Henry Phipps, still living at the age of seventy-eight, was the only one of Carnegie's early associates who remained with him to the end. Like many of the others, Phipps had been Carnegie's playmate as a boy, so far as any of them, in those early days, had opportunity to play; like all his contemporaries also, Phipps had been wretchedly poor, his earliest business opening having been as messenger boy for a jeweler. Phipps had none of the dash and sparkle of Carnegie. He was the plodder, the bookkeeper, the economizer, the man who had an eye for microscopic details. "What we most admired in young Phipps," a Pittsburgh banker once remarked, "is the way in which he could keep a check in the air for three or four days." His abilities consisted mainly in keeping the bankers complaisant, in smoothing the ruffled feelings of creditors, in cutting out unnecessary expenditures, and in shaving prices.

Carnegie's other two more celebrated associates, Henry C. Frick and Charles M. Schwab, were younger men. Frick was cold and masterful, as hard, unyielding, and effective as the steel that formed the staple of his existence. Schwab was enthusiastic, warm-hearted, and happy-go-lucky; a man who ruled his employees and obtained his results by appealing to their sympathies. The men of the steel yards feared Frick as much as they loved "Charlie" Schwab. The earliest glimpses which we get of these remarkable men suggest certain permanent characteristics: Frick is pictured as the sober, industrious bookkeeper in his grandfather's distillery; Schwab as the rollicking, whistling driver of a stage between Loretto and Cresson. Frick came into the steel business as a matter of deliberate choice, whereas Schwab became associated with the Pittsburgh group more or less by accident.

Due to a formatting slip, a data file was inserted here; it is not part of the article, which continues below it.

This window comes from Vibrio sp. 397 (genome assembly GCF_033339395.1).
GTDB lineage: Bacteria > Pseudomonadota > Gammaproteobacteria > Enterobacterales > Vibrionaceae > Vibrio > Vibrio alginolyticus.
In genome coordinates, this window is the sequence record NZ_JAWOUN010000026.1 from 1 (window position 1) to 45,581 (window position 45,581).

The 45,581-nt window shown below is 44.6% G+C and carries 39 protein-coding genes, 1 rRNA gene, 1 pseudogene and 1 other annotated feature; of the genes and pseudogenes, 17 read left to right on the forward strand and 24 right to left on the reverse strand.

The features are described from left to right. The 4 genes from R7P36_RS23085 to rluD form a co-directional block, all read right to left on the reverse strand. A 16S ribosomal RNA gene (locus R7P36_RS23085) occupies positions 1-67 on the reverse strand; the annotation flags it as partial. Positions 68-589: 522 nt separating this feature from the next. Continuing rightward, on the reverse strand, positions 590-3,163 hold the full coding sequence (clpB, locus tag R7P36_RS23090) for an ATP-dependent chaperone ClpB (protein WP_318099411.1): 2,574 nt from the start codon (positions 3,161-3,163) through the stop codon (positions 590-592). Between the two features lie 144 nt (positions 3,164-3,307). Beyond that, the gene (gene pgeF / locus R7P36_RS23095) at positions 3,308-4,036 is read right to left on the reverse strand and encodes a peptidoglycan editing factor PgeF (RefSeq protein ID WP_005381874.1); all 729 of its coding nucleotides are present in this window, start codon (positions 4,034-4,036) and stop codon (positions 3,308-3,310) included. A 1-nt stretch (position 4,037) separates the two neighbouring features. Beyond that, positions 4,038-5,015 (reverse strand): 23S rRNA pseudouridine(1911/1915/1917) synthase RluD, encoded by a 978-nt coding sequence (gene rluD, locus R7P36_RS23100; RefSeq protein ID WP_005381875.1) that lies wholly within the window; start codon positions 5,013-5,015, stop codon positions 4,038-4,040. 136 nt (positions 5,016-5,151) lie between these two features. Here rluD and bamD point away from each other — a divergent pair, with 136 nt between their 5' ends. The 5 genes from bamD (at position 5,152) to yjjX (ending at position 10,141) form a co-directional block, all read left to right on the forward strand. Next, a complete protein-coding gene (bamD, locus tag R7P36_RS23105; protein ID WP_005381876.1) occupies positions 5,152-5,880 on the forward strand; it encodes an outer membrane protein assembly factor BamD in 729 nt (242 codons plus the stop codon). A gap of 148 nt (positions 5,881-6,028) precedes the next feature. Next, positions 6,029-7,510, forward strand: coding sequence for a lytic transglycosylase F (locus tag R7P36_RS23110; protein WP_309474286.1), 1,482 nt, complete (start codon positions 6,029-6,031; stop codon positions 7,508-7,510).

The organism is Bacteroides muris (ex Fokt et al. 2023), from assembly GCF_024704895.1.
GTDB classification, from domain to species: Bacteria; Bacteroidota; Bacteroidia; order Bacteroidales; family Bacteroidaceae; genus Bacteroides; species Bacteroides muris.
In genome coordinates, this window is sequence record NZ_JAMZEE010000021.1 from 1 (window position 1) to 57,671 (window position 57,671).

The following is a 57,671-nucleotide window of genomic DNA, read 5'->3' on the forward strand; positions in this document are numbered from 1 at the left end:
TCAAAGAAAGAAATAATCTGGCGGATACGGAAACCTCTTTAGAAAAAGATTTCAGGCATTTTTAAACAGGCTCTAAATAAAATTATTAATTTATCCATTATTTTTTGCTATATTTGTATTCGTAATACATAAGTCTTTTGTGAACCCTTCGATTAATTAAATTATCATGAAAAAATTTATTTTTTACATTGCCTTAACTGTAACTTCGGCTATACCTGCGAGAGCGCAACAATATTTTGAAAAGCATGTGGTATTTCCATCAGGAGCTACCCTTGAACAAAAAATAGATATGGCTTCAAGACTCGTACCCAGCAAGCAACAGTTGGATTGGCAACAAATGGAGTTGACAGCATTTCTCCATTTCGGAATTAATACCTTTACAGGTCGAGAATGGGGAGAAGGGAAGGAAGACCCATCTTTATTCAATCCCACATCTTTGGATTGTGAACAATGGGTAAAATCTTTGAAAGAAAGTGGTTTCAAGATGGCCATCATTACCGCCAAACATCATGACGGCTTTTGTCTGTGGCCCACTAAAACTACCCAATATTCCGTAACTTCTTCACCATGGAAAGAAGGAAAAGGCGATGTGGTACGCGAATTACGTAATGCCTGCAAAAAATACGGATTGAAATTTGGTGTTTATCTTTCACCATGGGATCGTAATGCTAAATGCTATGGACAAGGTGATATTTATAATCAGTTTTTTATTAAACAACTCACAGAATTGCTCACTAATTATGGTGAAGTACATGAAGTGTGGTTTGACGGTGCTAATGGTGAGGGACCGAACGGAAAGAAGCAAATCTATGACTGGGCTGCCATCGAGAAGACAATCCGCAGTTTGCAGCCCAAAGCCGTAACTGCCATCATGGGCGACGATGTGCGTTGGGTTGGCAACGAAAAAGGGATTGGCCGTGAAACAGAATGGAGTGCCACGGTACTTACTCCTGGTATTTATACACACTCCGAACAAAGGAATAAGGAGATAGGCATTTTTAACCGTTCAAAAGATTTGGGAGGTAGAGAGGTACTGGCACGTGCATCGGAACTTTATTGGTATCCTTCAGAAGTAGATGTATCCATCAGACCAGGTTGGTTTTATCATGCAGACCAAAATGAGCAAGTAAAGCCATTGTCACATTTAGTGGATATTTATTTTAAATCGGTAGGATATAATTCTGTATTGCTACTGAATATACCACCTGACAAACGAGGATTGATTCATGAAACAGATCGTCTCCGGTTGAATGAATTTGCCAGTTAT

The region of Connellsville contains almost 150 square miles underlaid with coal that has a particular heat value when submitted to the process known as coking. As early as the late eighties certain operators had discovered this fact and were coking this coal on a small scale. It is the highest tribute to Frick's intelligence that he alone foresaw the part which this Connellsville coal was to play in building up the Pittsburgh steel district. The panic of 1873, which laid low most of the Connellsville operators, proved Frick's opportunity. Though he was only twenty-four years old he succeeded, by his intelligence and earnestness, in borrowing money to purchase certain Connellsville mines, then much depreciated in price. From that moment, coke became Frick's obsession, as steel had been Carnegie's. With his early profits he purchased more coal lands until, by 1889, he owned ten thousand coke ovens and was the undisputed "coke king" of Connellsville. Several years before this, Carnegie had made Frick one of his marshals, coke having become indispensable to the manufacture of steel, and in 1889 the former distiller's accountant became Carnegie's commander-in-chief. Probably the popular mind associates Frick chiefly with the importation of Slavs as workmen, with the terrible strikes that followed in consequence at Homestead, with the murderous attack made upon him by Berkman, the anarchist, and with his bitter, long drawn-out quarrel with Andrew Carnegie. Frick's stormy career was naturally the product of his character.

On the other hand, temperamental pliability and lovableness were the directing traits of the man who, in his way, made contributions quite as solid to the extension of the Pittsburgh steel industry. Schwab worked with the human material quite as successfully as other men worked with iron ore, Bessemer furnaces, and coal. He handled successfully what was perhaps the greatest task in management ever presented to a manufacturer when to him fell the job of reorganizing the Homestead Works after the strike of 1892 and of transforming thousands of riotous workmen into orderly and interested producers of steel. In three or four years practically every man on the premises had become "Charlie" Schwab's personal friend, and the Homestead property which, until the day he took charge, had been a colossal failure, had developed into one of the most profitable holdings of the Carnegie Company. As his reward Schwab, at the age of thirty-four, was made President of the Carnegie corporation. Only sixteen years before he had entered the steel works as a stake driver at a dollar a day.